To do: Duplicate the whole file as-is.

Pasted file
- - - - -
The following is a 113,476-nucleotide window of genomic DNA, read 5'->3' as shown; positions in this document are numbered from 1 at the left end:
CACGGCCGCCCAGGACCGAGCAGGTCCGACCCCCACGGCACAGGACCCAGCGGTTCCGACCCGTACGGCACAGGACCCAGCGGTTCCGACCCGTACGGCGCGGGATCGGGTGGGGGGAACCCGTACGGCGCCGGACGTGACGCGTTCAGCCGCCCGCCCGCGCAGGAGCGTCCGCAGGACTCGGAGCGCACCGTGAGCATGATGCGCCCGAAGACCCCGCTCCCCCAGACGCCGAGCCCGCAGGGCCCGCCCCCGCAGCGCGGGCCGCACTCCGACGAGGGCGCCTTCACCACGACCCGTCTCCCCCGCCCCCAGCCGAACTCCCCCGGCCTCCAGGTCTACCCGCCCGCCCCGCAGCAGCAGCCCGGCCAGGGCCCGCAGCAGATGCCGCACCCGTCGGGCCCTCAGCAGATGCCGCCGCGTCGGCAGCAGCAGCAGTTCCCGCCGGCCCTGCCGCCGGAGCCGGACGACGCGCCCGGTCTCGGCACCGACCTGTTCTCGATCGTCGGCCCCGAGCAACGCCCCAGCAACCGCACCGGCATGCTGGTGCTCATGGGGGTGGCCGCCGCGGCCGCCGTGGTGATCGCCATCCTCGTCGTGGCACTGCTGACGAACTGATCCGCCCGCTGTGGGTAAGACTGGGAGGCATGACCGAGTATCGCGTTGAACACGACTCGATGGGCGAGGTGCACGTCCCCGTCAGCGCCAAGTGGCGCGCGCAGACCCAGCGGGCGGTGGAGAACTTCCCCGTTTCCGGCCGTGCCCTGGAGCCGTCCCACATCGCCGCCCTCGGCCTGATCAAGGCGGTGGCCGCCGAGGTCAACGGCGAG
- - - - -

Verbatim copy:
The following is a 113,476-nucleotide window of genomic DNA, read 5'->3' as shown; positions in this document are numbered from 1 at the left end:
CACGGCCGCCCAGGACCGAGCAGGTCCGACCCCCACGGCACAGGACCCAGCGGTTCCGACCCGTACGGCACAGGACCCAGCGGTTCCGACCCGTACGGCGCGGGATCGGGTGGGGGGAACCCGTACGGCGCCGGACGTGACGCGTTCAGCCGCCCGCCCGCGCAGGAGCGTCCGCAGGACTCGGAGCGCACCGTGAGCATGATGCGCCCGAAGACCCCGCTCCCCCAGACGCCGAGCCCGCAGGGCCCGCCCCCGCAGCGCGGGCCGCACTCCGACGAGGGCGCCTTCACCACGACCCGTCTCCCCCGCCCCCAGCCGAACTCCCCCGGCCTCCAGGTCTACCCGCCCGCCCCGCAGCAGCAGCCCGGCCAGGGCCCGCAGCAGATGCCGCACCCGTCGGGCCCTCAGCAGATGCCGCCGCGTCGGCAGCAGCAGCAGTTCCCGCCGGCCCTGCCGCCGGAGCCGGACGACGCGCCCGGTCTCGGCACCGACCTGTTCTCGATCGTCGGCCCCGAGCAACGCCCCAGCAACCGCACCGGCATGCTGGTGCTCATGGGGGTGGCCGCCGCGGCCGCCGTGGTGATCGCCATCCTCGTCGTGGCACTGCTGACGAACTGATCCGCCCGCTGTGGGTAAGACTGGGAGGCATGACCGAGTATCGCGTTGAACACGACTCGATGGGCGAGGTGCACGTCCCCGTCAGCGCCAAGTGGCGCGCGCAGACCCAGCGGGCGGTGGAGAACTTCCCCGTTTCCGGCCGTGCCCTGGAGCCGTCCCACATCGCCGCCCTCGGCCTGATCAAGGCGGTGGCCGCCGAGGTCAACGGCGAG